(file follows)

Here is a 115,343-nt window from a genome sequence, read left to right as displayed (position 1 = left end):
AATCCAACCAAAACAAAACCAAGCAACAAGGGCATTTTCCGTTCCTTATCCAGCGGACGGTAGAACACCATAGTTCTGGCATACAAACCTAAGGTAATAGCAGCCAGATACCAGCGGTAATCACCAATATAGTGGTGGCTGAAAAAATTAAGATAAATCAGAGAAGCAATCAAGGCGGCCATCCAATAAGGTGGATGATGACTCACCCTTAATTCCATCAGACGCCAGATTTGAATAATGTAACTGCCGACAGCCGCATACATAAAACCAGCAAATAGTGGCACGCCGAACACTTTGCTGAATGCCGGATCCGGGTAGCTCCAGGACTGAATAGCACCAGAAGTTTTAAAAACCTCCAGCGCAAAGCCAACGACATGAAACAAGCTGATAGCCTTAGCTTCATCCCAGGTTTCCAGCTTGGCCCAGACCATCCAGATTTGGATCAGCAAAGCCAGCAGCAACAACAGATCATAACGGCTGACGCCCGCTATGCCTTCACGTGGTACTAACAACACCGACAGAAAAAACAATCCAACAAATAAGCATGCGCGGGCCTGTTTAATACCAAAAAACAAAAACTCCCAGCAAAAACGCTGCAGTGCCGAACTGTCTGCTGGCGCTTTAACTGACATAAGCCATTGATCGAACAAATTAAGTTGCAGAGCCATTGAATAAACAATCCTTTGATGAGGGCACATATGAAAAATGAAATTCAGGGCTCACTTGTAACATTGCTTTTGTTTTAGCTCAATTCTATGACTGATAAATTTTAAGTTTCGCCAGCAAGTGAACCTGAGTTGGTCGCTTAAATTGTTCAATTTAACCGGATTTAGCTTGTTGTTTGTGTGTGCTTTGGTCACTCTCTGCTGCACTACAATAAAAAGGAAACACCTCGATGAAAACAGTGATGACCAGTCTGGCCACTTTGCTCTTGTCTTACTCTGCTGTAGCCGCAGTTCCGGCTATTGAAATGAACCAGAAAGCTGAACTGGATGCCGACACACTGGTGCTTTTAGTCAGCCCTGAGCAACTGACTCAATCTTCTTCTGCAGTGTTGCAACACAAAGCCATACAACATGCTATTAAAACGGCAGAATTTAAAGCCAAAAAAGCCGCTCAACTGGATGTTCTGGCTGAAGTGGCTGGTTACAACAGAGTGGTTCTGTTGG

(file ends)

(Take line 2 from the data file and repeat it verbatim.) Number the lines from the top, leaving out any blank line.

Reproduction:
AATCCAACCAAAACAAAACCAAGCAACAAGGGCATTTTCCGTTCCTTATCCAGCGGACGGTAGAACACCATAGTTCTGGCATACAAACCTAAGGTAATAGCAGCCAGATACCAGCGGTAATCACCAATATAGTGGTGGCTGAAAAAATTAAGATAAATCAGAGAAGCAATCAAGGCGGCCATCCAATAAGGTGGATGATGACTCACCCTTAATTCCATCAGACGCCAGATTTGAATAATGTAACTGCCGACAGCCGCATACATAAAACCAGCAAATAGTGGCACGCCGAACACTTTGCTGAATGCCGGATCCGGGTAGCTCCAGGACTGAATAGCACCAGAAGTTTTAAAAACCTCCAGCGCAAAGCCAACGACATGAAACAAGCTGATAGCCTTAGCTTCATCCCAGGTTTCCAGCTTGGCCCAGACCATCCAGATTTGGATCAGCAAAGCCAGCAGCAACAACAGATCATAACGGCTGACGCCCGCTATGCCTTCACGTGGTACTAACAACACCGACAGAAAAAACAATCCAACAAATAAGCATGCGCGGGCCTGTTTAATACCAAAAAACAAAAACTCCCAGCAAAAACGCTGCAGTGCCGAACTGTCTGCTGGCGCTTTAACTGACATAAGCCATTGATCGAACAAATTAAGTTGCAGAGCCATTGAATAAACAATCCTTTGATGAGGGCACATATGAAAAATGAAATTCAGGGCTCACTTGTAACATTGCTTTTGTTTTAGCTCAATTCTATGACTGATAAATTTTAAGTTTCGCCAGCAAGTGAACCTGAGTTGGTCGCTTAAATTGTTCAATTTAACCGGATTTAGCTTGTTGTTTGTGTGTGCTTTGGTCACTCTCTGCTGCACTACAATAAAAAGGAAACACCTCGATGAAAACAGTGATGACCAGTCTGGCCACTTTGCTCTTGTCTTACTCTGCTGTAGCCGCAGTTCCGGCTATTGAAATGAACCAGAAAGCTGAACTGGATGCCGACACACTGGTGCTTTTAGTCAGCCCTGAGCAACTGACTCAATCTTCTTCTGCAGTGTTGCAACACAAAGCCATACAACATGCTATTAAAACGGCAGAATTTAAAGCCAAAAAAGCCGCTCAACTGGATGTTCTGGCTGAAGTGGCTGGTTACAACAGAGTGGTTCTGTTGG